In 2003, a small clinical trial found that an extract equivalent to 1 g of cinnamon powder significantly reduced glucose level, triglycerides, and cholesterol levels in people with type 2 diabetes. In June 2006, the European Journal of Clinical Investigation published a study involving 79 patients with diagnosed diabetes type 2, who took either a placebo or an extract equivalent to 1 g cinnamon powder three times daily for four months. The group taking cinnamon experienced a 10% reduction in fasting glucose levels, whereas the glucose levels of those in the placebo group changed only by 3%. The researchers found that diabetics with higher fasting glucose levels had greater benefit from using the herb.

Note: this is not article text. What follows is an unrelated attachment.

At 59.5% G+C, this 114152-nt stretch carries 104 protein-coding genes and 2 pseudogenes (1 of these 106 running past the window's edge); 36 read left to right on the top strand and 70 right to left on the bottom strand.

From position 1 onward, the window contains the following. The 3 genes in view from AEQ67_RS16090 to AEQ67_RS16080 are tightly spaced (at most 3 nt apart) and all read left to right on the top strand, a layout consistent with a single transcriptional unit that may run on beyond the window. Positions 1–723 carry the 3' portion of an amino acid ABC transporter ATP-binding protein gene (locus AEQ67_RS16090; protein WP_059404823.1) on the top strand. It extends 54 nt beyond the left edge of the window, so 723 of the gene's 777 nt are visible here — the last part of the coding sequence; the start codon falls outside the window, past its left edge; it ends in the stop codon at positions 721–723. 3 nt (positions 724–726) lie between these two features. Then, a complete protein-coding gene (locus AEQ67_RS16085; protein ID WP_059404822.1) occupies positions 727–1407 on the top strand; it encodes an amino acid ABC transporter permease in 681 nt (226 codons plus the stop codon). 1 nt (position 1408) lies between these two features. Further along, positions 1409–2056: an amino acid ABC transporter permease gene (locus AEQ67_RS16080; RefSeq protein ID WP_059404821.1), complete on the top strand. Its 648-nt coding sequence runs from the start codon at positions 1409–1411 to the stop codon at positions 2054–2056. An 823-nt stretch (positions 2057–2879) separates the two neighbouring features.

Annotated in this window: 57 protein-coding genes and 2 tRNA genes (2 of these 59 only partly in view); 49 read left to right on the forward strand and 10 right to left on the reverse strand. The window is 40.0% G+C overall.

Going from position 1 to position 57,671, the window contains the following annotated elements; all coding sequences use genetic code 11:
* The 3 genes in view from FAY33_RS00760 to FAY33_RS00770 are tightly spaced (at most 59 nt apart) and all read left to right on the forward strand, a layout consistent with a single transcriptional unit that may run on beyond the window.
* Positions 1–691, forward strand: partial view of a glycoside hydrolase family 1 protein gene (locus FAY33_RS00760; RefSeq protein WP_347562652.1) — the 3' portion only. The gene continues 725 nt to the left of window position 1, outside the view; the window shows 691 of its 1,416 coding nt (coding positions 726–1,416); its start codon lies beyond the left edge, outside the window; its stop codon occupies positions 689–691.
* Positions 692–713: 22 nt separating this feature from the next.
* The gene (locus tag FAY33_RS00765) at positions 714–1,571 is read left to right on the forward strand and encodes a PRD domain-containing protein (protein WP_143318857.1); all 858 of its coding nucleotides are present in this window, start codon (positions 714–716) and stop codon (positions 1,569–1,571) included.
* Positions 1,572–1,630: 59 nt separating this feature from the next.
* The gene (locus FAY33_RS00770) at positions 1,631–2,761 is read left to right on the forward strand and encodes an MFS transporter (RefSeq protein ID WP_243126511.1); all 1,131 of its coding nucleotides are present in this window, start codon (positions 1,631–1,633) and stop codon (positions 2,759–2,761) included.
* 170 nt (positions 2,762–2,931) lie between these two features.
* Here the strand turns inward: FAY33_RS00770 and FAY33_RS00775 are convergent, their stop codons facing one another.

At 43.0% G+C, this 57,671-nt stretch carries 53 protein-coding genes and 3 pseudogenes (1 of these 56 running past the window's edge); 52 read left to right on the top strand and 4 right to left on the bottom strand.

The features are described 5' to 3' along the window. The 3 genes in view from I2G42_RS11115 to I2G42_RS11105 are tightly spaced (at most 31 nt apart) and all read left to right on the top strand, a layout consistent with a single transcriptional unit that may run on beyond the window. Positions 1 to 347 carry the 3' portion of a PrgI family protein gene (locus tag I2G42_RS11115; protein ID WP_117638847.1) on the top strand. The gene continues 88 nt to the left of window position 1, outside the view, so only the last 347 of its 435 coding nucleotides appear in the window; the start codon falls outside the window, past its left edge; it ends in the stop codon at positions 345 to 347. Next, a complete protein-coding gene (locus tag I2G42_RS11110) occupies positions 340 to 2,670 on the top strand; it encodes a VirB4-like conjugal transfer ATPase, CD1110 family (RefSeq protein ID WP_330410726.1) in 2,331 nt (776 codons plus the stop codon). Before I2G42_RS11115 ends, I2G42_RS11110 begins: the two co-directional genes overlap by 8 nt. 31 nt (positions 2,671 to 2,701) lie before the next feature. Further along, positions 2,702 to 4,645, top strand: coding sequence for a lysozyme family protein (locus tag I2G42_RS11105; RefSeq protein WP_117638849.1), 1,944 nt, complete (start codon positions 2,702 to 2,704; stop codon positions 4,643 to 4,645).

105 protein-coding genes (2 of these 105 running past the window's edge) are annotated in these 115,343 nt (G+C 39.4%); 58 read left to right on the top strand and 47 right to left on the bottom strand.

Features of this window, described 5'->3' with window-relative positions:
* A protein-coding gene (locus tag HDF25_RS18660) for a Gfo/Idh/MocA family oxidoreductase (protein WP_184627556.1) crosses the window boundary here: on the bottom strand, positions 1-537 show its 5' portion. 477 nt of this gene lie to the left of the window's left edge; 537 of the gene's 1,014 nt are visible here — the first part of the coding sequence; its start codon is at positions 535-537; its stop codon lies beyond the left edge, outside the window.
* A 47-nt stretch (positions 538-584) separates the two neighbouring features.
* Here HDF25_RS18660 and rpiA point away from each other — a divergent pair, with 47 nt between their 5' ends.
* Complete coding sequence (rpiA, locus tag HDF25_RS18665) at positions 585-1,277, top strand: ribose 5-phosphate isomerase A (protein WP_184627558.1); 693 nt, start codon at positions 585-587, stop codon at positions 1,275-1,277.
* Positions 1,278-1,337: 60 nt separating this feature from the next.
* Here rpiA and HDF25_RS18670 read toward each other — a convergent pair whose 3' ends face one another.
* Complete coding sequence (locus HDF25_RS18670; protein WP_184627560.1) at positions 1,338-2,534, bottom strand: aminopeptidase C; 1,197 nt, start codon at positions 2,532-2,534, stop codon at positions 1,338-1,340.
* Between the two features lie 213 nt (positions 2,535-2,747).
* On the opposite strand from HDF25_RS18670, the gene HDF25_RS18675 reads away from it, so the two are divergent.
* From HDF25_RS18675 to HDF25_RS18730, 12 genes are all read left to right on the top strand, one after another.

It is thought that the naturally occurring polyphenols in cinnamon are responsible for moderating glucose levels. Not surprisingly, the cinnamon extract did not cause any side effects.
These studies indicate that adding cinnamon may be beneficial in reducing the risk factors associated with diabetes. It may also suggest that cinnamon may benefit the non-diabetic population by preventing and controlling elevated glucose and blood lipid concentrations.
You can add more cinnamon spice to your diet (as long as it isn’t associated with pastries!) but it may be difficult to reach the one gram dosage on a daily basis. I recommend taking a cinnamon extract supplement, such as New Chapters Cinnamonforce to ensure healthy blood sugar levels. Take the supplement twice a day to keep blood sugar steady.